Bhaktivinoda Thakur’s Influence On The Establishment And Development Of Iskcon

Bhaktivinoda Thakur’s Influence On The Establishment And Development Of Iskcon

 

This paper aims to present the contribution of Bhaktivinoda Thakur to the establishment and development of the International Society for Krishna Consciousness (ISKCON). It regards his personal life as the role model for the practitioners of Vaisnavism, and it considers his input in expanding preaching techniques, both innovative and traditional ones.

Bhaktivinoda Thakur: A role model for ISKCON members

Being born in a non-Vaisnava family, educated in Christian and Westernized Hindu schools and colleges, Bhaktivinoda Thakur, more than many other spiritual teachers in Gaudiya tradition, is the reference point for ISKCON, many of whose members have been born in and molded by the Western civilization. The historical context in which Bhaktivinoda Thakur commenced his spiritual quest can be portrayed as a time of serious encounter and conflict between Hindu traditionalists and a Westernized and secularized Bengalis intelligentsia. Because of his studies in and appreciation for Western ideologies, Bhaktivinoda Thakur experienced profound religious doubts and did not take for granted the philosophical and theological doctrines of Vaisnavism. This disproves the claim that ISKCON represents a merely incongruous transplant in Western civilization. On the contrary, Bhaktivinoda’s example shows how acceptance of Vaisnavism is a meter of personal conviction and not geographical and cultural conditionality.

Another point which makes Bhaktivinode Thakur the role model for ISKCON members is the way in which he has practiced his sadhana (spiritual discipline). Like most ISKCON members, he was a family man with many worldly responsibilities. Nevertheless, he had very intense sadhana. And despite having demanding a post as a deputy magistrate in government service, and a big family, he always found enough time for writing books on Vaisnavism and organizing preaching activities.[i] His life showed that becoming practitioner of Krishna consciousness does not mean to exclusively become a renouncer (tyagi). Rather it showed how to be responsible in worldly duties and engage them in service to Krishna.[ii] Shukavak (1999, 258) notes that ‘In the scarcity of viable role models for Gaudiya-Vaisnavas in the West, Bhaktivinode presented an excellent example of responsible worldly engagement and Vaisnava practice.’ His personal example can guide ISKCON devotees how to be in this world but not of it; and thus facilitate ISKCON’s integration into the society and help it avoid identification as a sect.Saragrahi Vaisnava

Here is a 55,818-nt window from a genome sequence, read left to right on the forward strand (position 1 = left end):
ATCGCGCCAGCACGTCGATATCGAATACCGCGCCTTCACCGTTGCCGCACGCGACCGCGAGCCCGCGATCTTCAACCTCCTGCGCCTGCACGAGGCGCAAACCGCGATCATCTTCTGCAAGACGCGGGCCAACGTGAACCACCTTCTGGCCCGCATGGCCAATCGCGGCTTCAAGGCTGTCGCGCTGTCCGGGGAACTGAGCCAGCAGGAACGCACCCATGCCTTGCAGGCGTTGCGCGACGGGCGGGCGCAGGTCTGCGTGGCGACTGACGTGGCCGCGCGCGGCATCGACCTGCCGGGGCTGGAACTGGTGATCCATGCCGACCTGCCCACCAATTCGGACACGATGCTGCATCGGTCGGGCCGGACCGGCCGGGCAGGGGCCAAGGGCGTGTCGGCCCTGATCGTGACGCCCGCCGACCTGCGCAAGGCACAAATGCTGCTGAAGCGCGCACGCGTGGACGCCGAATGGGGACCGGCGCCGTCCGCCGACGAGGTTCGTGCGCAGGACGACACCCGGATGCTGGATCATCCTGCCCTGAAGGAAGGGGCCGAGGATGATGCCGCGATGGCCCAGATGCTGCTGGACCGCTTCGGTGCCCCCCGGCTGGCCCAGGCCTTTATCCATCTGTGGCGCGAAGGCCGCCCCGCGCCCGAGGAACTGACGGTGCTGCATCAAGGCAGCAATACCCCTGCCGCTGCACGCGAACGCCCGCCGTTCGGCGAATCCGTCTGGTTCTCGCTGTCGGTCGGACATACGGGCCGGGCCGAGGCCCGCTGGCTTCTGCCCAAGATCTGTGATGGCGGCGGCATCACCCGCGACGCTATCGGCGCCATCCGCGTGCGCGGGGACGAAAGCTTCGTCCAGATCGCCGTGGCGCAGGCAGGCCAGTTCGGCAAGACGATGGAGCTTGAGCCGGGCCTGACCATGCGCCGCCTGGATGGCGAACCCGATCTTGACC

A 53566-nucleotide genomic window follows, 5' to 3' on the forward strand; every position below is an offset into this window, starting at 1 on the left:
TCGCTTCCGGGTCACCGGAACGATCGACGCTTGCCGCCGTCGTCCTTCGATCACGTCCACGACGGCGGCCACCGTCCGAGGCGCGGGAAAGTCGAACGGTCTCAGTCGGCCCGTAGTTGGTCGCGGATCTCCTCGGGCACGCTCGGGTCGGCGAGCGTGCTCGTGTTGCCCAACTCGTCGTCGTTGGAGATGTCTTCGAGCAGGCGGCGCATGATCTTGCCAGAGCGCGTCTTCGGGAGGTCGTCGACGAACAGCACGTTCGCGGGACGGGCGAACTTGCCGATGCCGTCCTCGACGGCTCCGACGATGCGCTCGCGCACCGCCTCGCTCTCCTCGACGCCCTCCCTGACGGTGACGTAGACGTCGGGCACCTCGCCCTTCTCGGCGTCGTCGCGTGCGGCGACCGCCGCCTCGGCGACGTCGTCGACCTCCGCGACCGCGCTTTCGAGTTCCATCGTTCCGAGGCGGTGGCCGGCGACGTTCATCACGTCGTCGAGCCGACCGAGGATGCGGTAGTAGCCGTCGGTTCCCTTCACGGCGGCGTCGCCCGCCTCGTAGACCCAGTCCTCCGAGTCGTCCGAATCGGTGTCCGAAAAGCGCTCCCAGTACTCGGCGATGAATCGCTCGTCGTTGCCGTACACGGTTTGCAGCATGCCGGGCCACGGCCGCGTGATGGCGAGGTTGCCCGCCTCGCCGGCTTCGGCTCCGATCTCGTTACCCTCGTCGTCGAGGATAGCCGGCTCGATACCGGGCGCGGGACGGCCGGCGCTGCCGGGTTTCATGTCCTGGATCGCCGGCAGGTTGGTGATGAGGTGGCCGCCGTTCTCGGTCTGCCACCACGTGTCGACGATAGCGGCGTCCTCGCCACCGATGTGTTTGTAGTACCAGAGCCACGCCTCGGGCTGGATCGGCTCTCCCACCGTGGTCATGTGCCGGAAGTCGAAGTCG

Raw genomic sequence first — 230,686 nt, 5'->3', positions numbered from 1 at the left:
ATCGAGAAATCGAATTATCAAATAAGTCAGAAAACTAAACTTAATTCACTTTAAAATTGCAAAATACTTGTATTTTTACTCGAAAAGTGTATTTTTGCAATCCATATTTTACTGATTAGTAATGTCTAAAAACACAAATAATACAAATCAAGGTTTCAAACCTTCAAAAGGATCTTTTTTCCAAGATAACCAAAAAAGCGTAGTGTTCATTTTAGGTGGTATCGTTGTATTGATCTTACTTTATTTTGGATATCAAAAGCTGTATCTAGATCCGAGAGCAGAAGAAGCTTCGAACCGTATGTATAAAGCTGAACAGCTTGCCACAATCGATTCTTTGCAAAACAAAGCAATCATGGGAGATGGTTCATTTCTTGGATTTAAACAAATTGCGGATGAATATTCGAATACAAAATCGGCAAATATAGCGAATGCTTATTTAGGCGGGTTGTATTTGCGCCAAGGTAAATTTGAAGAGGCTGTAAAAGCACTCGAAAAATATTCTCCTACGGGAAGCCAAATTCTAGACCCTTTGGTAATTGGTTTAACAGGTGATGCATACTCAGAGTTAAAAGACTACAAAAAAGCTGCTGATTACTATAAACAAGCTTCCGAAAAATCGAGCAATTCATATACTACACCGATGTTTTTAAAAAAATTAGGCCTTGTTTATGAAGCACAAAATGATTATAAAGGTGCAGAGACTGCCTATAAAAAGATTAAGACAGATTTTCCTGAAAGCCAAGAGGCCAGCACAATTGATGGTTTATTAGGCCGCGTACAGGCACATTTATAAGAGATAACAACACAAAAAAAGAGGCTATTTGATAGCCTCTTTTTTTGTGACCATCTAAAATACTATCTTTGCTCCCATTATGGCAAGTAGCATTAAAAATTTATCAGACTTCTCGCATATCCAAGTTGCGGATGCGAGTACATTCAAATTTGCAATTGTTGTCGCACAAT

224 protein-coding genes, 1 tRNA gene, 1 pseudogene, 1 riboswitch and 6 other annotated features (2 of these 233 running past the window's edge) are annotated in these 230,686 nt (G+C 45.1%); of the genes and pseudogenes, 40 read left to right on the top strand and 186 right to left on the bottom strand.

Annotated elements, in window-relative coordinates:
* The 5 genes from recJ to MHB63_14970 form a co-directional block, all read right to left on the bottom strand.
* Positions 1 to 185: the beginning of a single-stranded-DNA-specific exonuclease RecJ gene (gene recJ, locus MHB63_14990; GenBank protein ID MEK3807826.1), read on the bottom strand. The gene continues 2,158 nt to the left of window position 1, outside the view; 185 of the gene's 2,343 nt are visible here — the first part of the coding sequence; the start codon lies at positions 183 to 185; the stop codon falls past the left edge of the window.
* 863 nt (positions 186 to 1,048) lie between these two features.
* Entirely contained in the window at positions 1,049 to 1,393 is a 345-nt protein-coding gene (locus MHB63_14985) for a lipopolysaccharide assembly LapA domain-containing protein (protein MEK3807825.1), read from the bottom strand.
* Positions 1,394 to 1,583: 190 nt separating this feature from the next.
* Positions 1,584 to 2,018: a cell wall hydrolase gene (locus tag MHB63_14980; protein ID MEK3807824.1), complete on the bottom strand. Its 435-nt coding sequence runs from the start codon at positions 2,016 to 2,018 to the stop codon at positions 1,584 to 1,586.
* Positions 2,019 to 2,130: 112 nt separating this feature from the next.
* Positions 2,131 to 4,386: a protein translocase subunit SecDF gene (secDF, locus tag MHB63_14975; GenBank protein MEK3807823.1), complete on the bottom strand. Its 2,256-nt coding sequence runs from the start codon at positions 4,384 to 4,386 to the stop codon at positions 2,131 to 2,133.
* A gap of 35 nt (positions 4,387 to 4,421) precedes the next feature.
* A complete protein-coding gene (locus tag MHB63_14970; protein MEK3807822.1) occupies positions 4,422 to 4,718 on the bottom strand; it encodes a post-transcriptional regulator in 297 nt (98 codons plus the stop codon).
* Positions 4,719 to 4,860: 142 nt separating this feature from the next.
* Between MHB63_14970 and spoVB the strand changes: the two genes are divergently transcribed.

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Shrivasa Pandit Biography

srivas-pandit-05-300x225 Sri Shrivas Pandit

Shrivasa Pandit, the fifth member of the Panca-tattva, Shri Krishna Chaitanya, Prabhu Nityananda, Shri Advaita, Gadadhara, Shrivasadi, Gaura Bhakta Vrinda lived in Navadwipa before the advent of Lord Chaitanya. Shrivasa leads his brothers Shri Rama, Shri Nidhi, and Shripati in their devotional lives of singing Krishna's names, worshipping the Lord, and bathing thrice daily in the Ganges. Meeting with Shri Advaita Acharya Prabhu, they studied Bhagavatam and prayed for an incarnation of the Supreme Lord. Why did they pray? Because only an avatara of Krishna could reestablish Vaishnavism among the staunch atheists, logicians, and proud pandits harassing Nadia at that time.